Thank you for this kind and perceptive comment. Although I am an Anglican a lot of my theology is formed and informed by the Greek fathers. I don’t know the secret life of bees, but will look out for it. I was very moved by a book called “The Rose-Garden Game” by eithne Wilkins which is subtitled “a symbolic background to European prayer beads and explores the links between the rosary and the Rosarium or Rose garden.

  4. Ooh I shall have to check that one out.

    Since you appear to be a mystically-inclined Christian, I’d also recommend Martin Laird’s Into the Silent Land, about contemplative prayer.

    Ah I see you are interested in the Inklings too, and have Steve Hayes on your blog-roll. Well met indeed!

    • malcolmguite

      Thanks, indeed well met. I have just been on your blog and left a comment about your post on ‘an empty bowl’. In that context you might like this sonnet:
      Singing Bowl
       
      Begin the song exactly where you are,
      Remain within the world of which you’re made.
      Call nothing common in the earth or air,
       
      Accept it all and let it be for good.
      Start with the very breath you breathe in now,
      This moment’s pulse, this rhythm in your blood
       
      And listen to it, ringing soft and low.
      Stay with the music, words will come in time.
      Slow down your breathing. Keep it deep and slow.
       
      Become an open singing-bowl, whose chime
      Is richness rising out of emptiness,
      And timelessness resounding into time.
       
      And when the heart is full of quietness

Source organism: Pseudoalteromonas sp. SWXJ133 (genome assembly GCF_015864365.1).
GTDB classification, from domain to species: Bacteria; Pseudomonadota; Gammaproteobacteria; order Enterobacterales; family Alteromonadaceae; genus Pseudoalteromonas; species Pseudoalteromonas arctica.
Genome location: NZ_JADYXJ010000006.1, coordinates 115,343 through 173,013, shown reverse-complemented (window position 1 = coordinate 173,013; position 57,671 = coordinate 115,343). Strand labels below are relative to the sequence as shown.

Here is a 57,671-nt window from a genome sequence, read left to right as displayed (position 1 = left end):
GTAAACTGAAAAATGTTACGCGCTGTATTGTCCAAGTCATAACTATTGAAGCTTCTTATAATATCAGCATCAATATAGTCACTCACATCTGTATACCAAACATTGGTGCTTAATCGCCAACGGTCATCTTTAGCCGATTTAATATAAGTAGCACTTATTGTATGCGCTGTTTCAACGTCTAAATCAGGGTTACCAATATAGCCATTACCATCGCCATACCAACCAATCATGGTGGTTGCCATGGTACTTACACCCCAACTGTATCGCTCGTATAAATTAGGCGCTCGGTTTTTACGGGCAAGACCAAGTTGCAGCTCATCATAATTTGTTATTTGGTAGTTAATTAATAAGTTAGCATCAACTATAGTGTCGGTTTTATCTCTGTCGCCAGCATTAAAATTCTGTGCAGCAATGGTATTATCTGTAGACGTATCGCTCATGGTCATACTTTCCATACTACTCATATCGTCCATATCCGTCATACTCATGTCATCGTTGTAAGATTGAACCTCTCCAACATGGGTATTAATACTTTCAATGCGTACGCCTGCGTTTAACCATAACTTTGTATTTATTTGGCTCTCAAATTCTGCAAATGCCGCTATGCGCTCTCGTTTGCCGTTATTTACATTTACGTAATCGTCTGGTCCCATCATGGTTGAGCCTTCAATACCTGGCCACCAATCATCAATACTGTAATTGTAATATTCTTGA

Begin the song exactly where you are.

  5. oh and here is the website of the author of The Secret Life of Bees (she has also written some books on contemplation and spirituality, but the The Secret Life of Bees is a novel).

    http://www.suemonkkidd.com/

  6. Beautiful and true, Malcolm. Thank you. Ruan

  7. Using it for all of my classes today, and sent it to all of my colleagues here at St. Thomas High School. Our Lady of the Ways, High and Low. Bless you, dear friend!

    • malcolmguite

      Thanks Andrew, I’m really glad you managed to share it at St. Thomas’s, it’s moving to know that. I sang Our Lady of the Highway at the Blue Ball last night. Tammy and I both raised a glass in your direction.

  8. Elizabeth

    The ‘God-Bearer’ carries so much more weight and pathos than any other name I’ve heard. Thank you.

  9. David Grieve

    Malcolm, thank you so much for it, so greatly true and moving. I append my own Theotokos poem of a few years ago.
    I am not writing at present but maybe, DV, will again soon

    Theotokos

    Plucked from obscurity,
    birth giver of the Son of God,
    you surrendered anonymity
    for the most famous of female names,
    your virginity to the power from on high
    and your respectability to the cutting tongues of gossip.

    Counting the cost,
    birth giver of the Son of God,
    preferring to obey God than to fear people,
    glad to serve the plan for salvation,
    weighing all things up in your heart.

    Enduring pain,
    birth giver of the Son of God,
    you gave life to him who gave it to you;
    you nurtured him and kept him from harm,
    preserving him for the death that lay ahead.

    Losing all,
    birth giver of the Son of God,
    as you watched him slowly die
    along with all your hopes,
    yet receiving more back again
    as you welcomed your risen lord.

    Theotokos, God Bearer,
    birth giver of the Son of God,
    be acclaimed as best of Christians,
    pioneer of him being born in us.